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phosphatidylinositol-3-kinase (PI3K) is essential for intracellular trafficking and has been shown to selectively regulate ATP-dependent canalicular transporters in health and disease. augmenter of liver regeneration (ALR) protein. such as biotransformation and hepatobiliary transport. an important factor to promote liver regeneration. or metabolome of cells or tissues in an integrative manner. maintains hepatocellular viability and having an important role in parenchymal/ nonparenchymal cross-talk is inducible both by endotoxin and microbial sepsis [9 ]. was applied to study associated changes in the liver. Unauthorized reproduction of this article is prohibited. & & & && predominantly synthesized in liver parenchymal cells and named acute-phase proteins. 1). promising candidates to describe patterns of response to sepsis and infection.co-criticalcare. A model developed by Rudiger et al. hepatic induction of cholesterol biosynthesis was identified as a remote. including systemic inflammatory response syndrome (SIRS) and sepsis. This approach might be extended beyond protein-coding transcripts to identify regulatory micro-RNAs and long noncoding RNAs [12 ]. && ‘OMICS-TECHNOLOGIES’ AND APPROACHES OF SYSTEMS BIOLOGY Modern ‘highly parallel’ techniques allow assessing thousands of biomolecules simultaneously and can describe the genome. Moreover.Gastrointestinal system KEY POINTS  An increasing number of highly specific pathways induced in the liver in response to certain pathogens have been identified in addition to well known ‘common host response’ genes. These strategies can also be applied to assess gene expression patterns as they relate to outcome. Within the year of review. interleukin-6 (IL-6). altered handling of bile acids was observed to perform superiorly as a biomarker compared to the clinical standard. for example. induction of S-nitrosated alpha-1-acid glycoprotein [7 ] as well as angiopoetin-2 [8] was shown to confer protection in true microbial sepsis. PI3K signaling that had received considerable attention in the context of bile acidmediated apoptosis was also observed to affect hepatic phase I and II metabolism of bile acids.  This pattern of response seems to reflect an early and commonplace event that is underestimated based on conventional laboratory parameters. The shift in gene expression patterns due to sepsis is reflected in a large group of proteins that are conserved across pathogens and sites of infection. The primarily transcriptional control and the complex regulatory interplay of various mediators render gene expression profiling techniques. affect subsets of acute-phase genes and can either synergistically enhance or inhibit their respective effects acting on a transcriptional and. [15] predicting mortality that occurred between day 2 and 3 in septic peritonitis as early as 6 h after infection. posttranscriptional level. Furthermore. for instance. differences in the response to surgery per se (SIRS) and sepsis were monitored by array and identified significant differences regarding kinetics/resolution of the response as well as regarding specific effector functions [13 ]. This response reflects a highly regulated process as part of a more generalized reprogramming of signaling events across the body primarily under the influence of cytokines released in response to pathogenassociated molecular patterns. bilirubin. but there are in addition specific response patterns. Applying a similar transcriptomic and metabolomic approach across tissues. such as microarray and next generation sequencing. With regard to the physiological regulation of hepatobiliary transport and bile secretion. several groups have applied these ‘omics’-techniques to assess the response of the liver in the context of complex diseases and syndromes. pathogen-specific adaptive response to pneumococcal disease [14 ]. transcriptome. several promising candidates have been unraveled. Although some acute-phase proteins have been shown to control damage and to participate in tissue repair. even against multidrug-resistant bacteria. ‘house keeping functions’. which is paralleled by impaired innate immunity & & 124 www. a lack of hepatic c-Met and gp130 are associated with a substantially attenuated acute-phase response. In the clinical setting. and xenobiotics. measurements of acute-phase proteins are primarily of diagnostic or prognostic value.com Volume 19  Number 2  April 2013 Copyright © Lippincott Williams & Wilkins. bilirubin [16 ] (Fig. These mediators.  In parallel. understanding of this highly conserved adaptive mechanism might help to unravel novel therapeutic avenues. From a pathophysiological point of view. proteome. to a lesser extent. the role of many acutephase reactants remains speculative. A failure of hepatobiliary transport processes was observed in animals predicted to die due to septic peritonitis and resulted in hepatocellular retention of bile acids. . Within the year of review. in 2002 [11]. are downregulated. Since the pioneering work of Cobb et al. These signaling events may result in an upregulation (as in the case of C-reactive protein) or downregulation of proteins (as in the case of albumin). and antibacterial defense during cholestatic conditions [10 ]. Vice versa.

As a consequence. Influx of polymorphonuclear neutrophils (PMNs) represents a prominent feature of sepsisassociated tissue injury. the hepatobiliary excretory machinery appears exceptionally sensitive to inflammation [17]. a novel protective role for nonmyeloid cell MyD88 has been reported in septic peritonitis. PI3Kgamma serves as a molecular switch for liver failure in sepsis and is a potential target structure for novel therapy for liver dysfunction (xenobiotics. Inhalation of H2 allowed to safely apply hyperoxia (a therapeutic option that is hampered by its toxic side-effects). which results in increased hepatotoxicity in sepsis. This well described mechanism of hepatic inflammatory injury seems to be subject to alterations depending on the hormonal milieu [19] and contributes to the sexual dimorphism characterized by a higher susceptibility of male individuals for and protection against sepsisassociated liver injury by female hormones [20. in the development of hepatic dysfunction [29. wherein the proteins of the excretory apparatus (e. most notably the energy-dependent canalicular ATPbinding cassette (ABC) transporters required for normal bile secretion [27] underlying sepsis-associated cholestasis [28]. Gaseous mediators of cellular function beyond nitric oxide may include not only carbon monoxide and hydrogen sulphide but also molecular hydrogen & at low concentrations presumably preventing oxidative stress. endotoxin) of Gram-negative bacteria trigger Toll-like receptor (TLR)-dependent release of cytokines and other inflammatory mediators by Kupffer and other primarily nonparenchymal cells. Liver failure and potential underlying signaling events in sepsis.Liver in sepsis: patterns of response and injury Bauer et al. These factors impair the downstream expression and functional integrity of hepatocellular transport proteins. MECHANISMS AND MANIFESTATION OF HEPATIC PARENCHYMAL INJURY Of the varied liver partial functions. Interest continues in the role of preexisting liver disease.30]. Many of these concepts have been derived based on the use of endotoxininduced systemic inflammation or even shock www. Unlike in models of ischemia and reperfusion. potentially perpetuating hepatic excretory dysfunction [25. thereby increasing survival in the cecal ligation and puncture model substantially [23]. such as bile duct obstruction or alcoholic liver disease. including peroxynitrite [18]. Interestingly. Overexpressed PI3Kgamma is associated with downregulation of cytochromes and other enzymes involved in biotransformation. enzymes involved in biotransformation). Further. xenobiotics may accumulate in hepatocytes. Interest continues in assessing the role of gaseous mediators of microcirculatory and mitochondrial dysfunction in sepsis-associated liver injury. Sinusoid Physiologic state Sepsis induced dysfunction Sepsis Phase I and II metabolism PI3K-γ PI3K-γ Phase I and II metabolism PI3K-γ PI3K-γ inhibition ? PI3K-γ Canaliculi FIGURE 1. Indeed. PI3Kgamma-related signaling also causes internalization of the basolateral actin-rich brush borders. Mrp2) are located. Pathogen-associated molecular patterns (PAMPs) including lipopolysaccharides (LPSs. Interest continues in the role of nitric oxide as perpetuator of injury in particular in the presence of oxidative stress with the potential formation of reactive oxygen and nitrogen species. PI3Kgamma.com 125 1070-5295 ß 2013 Wolters Kluwer Health | Lippincott Williams & Wilkins Copyright © Lippincott Williams & Wilkins.21]. To put it in a nut shell..26]. whereas myeloid MyD88 had the expected pro-inflammatory effect [22 ]. Unauthorized reproduction of this article is prohibited. the morphology as well as the physiology may be recovered by the inhibition of PI3Kgamma. .co-criticalcare. H2S seems to contribute to liver injury in sepsis acting in part via its vasoactive properties that differentially affect sinusoidal and extrasinusoidal vessels [24].g.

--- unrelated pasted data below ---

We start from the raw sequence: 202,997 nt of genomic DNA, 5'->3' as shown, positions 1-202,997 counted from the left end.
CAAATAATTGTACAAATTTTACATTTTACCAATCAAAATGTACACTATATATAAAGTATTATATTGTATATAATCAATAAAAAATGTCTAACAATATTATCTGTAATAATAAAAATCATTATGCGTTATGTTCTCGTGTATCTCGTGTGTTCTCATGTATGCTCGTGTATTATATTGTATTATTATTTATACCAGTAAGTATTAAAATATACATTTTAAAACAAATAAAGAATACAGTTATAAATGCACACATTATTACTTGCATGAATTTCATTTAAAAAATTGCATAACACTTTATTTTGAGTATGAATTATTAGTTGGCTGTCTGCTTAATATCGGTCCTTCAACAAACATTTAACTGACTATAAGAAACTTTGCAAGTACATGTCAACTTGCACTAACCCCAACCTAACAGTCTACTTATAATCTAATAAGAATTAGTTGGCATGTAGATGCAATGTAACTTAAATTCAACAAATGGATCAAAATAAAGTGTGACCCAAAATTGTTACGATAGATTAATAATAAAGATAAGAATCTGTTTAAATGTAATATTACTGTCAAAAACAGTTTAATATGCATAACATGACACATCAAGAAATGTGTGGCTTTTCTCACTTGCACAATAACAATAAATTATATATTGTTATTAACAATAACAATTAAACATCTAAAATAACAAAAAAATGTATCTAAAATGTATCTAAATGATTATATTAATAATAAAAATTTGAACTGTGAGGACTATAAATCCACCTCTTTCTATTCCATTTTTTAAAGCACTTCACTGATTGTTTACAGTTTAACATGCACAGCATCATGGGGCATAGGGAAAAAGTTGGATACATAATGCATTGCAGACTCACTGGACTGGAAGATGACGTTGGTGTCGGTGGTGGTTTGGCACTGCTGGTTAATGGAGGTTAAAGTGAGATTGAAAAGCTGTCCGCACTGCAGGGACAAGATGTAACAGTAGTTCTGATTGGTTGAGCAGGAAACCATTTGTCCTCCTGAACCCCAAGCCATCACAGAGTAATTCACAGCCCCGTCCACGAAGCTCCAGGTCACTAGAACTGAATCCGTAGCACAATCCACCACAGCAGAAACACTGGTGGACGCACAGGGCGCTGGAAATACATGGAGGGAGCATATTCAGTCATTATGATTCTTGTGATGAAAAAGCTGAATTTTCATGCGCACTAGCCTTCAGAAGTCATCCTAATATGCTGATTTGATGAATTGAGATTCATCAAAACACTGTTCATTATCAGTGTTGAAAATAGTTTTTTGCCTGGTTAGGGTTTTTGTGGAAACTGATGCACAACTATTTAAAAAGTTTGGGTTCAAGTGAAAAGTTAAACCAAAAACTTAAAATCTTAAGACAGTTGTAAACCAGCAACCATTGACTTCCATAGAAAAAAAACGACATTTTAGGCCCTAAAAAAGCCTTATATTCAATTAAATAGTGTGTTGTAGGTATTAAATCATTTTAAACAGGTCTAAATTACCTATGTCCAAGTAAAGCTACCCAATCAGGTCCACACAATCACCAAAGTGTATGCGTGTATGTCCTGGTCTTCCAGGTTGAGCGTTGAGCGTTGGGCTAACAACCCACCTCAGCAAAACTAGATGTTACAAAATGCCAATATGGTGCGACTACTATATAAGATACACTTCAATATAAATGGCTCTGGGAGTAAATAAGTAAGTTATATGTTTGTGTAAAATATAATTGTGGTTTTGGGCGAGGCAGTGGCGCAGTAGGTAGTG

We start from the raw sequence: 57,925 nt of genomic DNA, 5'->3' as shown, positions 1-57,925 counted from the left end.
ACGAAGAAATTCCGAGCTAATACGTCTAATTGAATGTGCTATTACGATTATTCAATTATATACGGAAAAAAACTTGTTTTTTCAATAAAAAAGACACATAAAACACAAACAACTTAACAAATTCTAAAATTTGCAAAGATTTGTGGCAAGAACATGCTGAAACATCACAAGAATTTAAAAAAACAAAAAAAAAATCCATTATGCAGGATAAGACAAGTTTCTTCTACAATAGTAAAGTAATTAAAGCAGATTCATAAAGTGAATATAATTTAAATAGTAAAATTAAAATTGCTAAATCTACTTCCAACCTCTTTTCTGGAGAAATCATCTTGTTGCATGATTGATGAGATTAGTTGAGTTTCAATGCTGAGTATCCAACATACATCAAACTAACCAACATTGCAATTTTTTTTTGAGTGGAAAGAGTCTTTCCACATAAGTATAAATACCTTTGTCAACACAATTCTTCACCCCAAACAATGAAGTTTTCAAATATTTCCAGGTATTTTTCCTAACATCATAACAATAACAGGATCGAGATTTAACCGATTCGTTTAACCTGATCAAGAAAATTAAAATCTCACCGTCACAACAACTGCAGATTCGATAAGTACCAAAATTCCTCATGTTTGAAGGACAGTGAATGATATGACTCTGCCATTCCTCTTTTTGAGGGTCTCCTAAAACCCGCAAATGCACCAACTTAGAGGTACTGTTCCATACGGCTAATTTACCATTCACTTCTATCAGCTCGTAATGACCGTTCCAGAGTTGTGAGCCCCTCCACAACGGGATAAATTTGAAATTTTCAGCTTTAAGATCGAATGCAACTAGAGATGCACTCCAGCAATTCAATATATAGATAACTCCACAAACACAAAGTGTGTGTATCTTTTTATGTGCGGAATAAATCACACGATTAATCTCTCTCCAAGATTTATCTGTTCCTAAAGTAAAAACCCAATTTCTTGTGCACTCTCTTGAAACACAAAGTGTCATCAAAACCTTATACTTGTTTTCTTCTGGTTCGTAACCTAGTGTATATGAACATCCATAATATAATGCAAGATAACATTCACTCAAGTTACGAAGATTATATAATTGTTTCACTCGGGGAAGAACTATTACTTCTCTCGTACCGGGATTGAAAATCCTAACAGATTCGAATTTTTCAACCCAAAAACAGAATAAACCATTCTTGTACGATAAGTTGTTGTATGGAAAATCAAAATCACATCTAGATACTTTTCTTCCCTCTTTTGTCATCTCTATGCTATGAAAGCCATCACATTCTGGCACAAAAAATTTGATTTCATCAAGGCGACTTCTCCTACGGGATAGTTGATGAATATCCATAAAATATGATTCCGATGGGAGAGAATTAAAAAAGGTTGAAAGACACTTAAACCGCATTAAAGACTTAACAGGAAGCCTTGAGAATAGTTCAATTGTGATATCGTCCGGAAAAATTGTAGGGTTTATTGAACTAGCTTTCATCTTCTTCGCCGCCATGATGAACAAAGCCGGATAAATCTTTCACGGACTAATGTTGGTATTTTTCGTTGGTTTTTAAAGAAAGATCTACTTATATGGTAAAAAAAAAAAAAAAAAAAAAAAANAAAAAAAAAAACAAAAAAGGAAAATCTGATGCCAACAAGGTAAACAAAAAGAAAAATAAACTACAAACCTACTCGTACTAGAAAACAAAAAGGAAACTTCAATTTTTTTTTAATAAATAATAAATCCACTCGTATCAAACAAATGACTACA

[32 ]. also referred to as phase III of biotransformation. Thus. functions of many other acute-phase reactants remain obscure. Volume 19  Number 2  April 2013 126 www. Although traditionally bilirubin has been used to monitor the excretory system. The aforementioned hepatobiliary transport processes involved in bile formation. Underlying mechanisms controlling this orchestrated response include the remote or paracrine release of mediators. phase I. A study by Vanwijngaerden et al. Similarly. Although some of these proteins have been shown to minimize tissue damage or to participate in hemostasis and repair. Changes in acute-phase protein gene expression are primarily subject to transcriptional regulation and can be comprehensively monitored by array or sequencing techniques. In this light. Consistently. glucuronic acid. that in turn affect subsets of acute-phase genes. altered biotransformation of endogenous substrates. The role of neutrophils as perpetrators of injury must be revisited and extended by a potential beneficial role as a contributor to bacterial clearance. Progress has been made during the year of review regarding understanding of potential mechanisms of liver dysfunction in the critically ill septic host. sulfonates. Emerging evidence from such strategies implies that in addition to a ‘common host response’ also highly specific pathways are induced in specific disease contexts. These authors observed a significant contribution of neutrophils and their DNA-based neutrophil extracellular traps or NETs to the overall phagocytic and bacterial clearing function of the liver. may be a critical yet underappreciated aspect of perpetuated liver damage in the postacute phase of sepsis in which patients often receive a multitude of different drugs daily. [36] that appeared in the year of review would indicate that hyperbilirubinemia in these patients indeed reflects cholestasis as it is associated with a disrupted expression pattern && & of the export machinery and a concomitant increase in serum bile acid levels. CONCLUSION Severe infections elicit profound changes in the concentrations of plasma proteins synthesized by liver parenchymal cells and referred to as acute-phase proteins. Apart from their fundamental role in the metabolism of endogenous compounds. and III of biotransformation are critical determinants of hepatic drug clearance [33]. glutathione. This is achieved by cytochrome P450dependent phase I (intramolecular) modifications that allow conjugation with various compounds. Acknowledgements None. oxidative stress. Applying a systems biology approach to the integrated response of the hepatocyte to infection and tissue injury would suggest that the reprogramming of metabolic functions occurs in parallel with a severity-dependent disruption of phase I and II biotransformation and canalicular transport. that is. typically require prior processing to improve solubility of hydrophobic or amphiphilic substrates including bile acids. In contrast. in phase II of the biotransformation process.com Copyright © Lippincott Williams & Wilkins. Thus. it is becoming increasingly clear that this diagnostic approach underestimates the problem and ignores the pathophysiologically important bile acids that indicate liver dysfunction with higher sensitivity and specificity. most notably bile acids and xenobiotics. excretory failure. there is emerging evidence that models of endotoxemia are not exactly modeling the mechanism of injury of sepsisinduced liver dysfunction. II.co-criticalcare. an adaptive role for influx of PMNs was described by McDonald et al. liver dysfunction with impaired phase I. Conflicts of interest The authors have no conflicts of interest to declare. Similarly. Recent evidence would suggest that amounts of endotoxin that induce significant cholestasis also induce injury/demise of hepatocytes (reflected in increases in transaminases) and of bile duct epithelia (reflected by increased alkaline phosphatase and gamma-glutamyl-transferase). caution is indicated regarding the use of statins that are currently discussed as adjunct therapies for sepsis-associated liver failure [34 ] as their pharmacokinetics are dramatically altered in the septic host [35]. such as IL-6. . Unauthorized reproduction of this article is prohibited.Gastrointestinal system associated with high doses of endotoxin by far exceeding those amounts observed in liver disease or sepsis. cholestasis is even more pronounced in polymicrobial sepsis in the absence of significant amounts of cytokines. II metabolism and transport reflects an early and poor prognostic event in the critically ill with important implications for monitoring and pharmacotherapy in the ICU. and ensuing conventional liver cell injury [31] casting doubt on the suitability of endotoxin models to unravel pathogenesis of sepsis-induced cholestasis. or amino acids. for example. the concept of a biphasic hepatic injury that heavily depends on an early oxidative stress mediated by Kupffer cells and followed by a secondary phase of neutrophil-dependent damage holds true for endotoxemia but oversimplifies the pathophysiology of hepatocellular dysfunction and the role of effector cells of innate immunity in true microbial sepsis.